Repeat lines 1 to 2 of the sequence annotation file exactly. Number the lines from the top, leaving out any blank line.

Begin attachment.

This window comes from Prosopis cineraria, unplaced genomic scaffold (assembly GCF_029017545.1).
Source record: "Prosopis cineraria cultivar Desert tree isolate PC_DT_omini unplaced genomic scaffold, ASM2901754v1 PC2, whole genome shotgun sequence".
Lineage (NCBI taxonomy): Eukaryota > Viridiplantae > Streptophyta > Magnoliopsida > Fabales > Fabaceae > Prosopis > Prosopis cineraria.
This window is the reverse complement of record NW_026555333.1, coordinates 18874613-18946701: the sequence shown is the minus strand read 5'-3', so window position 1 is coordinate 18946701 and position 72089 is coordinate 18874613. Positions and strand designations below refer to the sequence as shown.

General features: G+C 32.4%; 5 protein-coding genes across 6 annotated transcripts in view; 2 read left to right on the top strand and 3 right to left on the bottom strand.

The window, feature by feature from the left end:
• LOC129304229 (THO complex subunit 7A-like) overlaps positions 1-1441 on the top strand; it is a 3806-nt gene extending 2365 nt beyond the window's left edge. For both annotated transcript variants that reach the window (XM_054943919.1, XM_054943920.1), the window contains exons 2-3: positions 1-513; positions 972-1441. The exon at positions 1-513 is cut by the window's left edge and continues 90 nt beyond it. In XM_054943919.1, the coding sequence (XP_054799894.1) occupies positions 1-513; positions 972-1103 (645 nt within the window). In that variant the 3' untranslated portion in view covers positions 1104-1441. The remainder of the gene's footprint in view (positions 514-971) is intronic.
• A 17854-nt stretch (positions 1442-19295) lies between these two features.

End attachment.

This window comes from Prosopis cineraria, unplaced genomic scaffold (assembly GCF_029017545.1).
Source record: "Prosopis cineraria cultivar Desert tree isolate PC_DT_omini unplaced genomic scaffold, ASM2901754v1 PC2, whole genome shotgun sequence".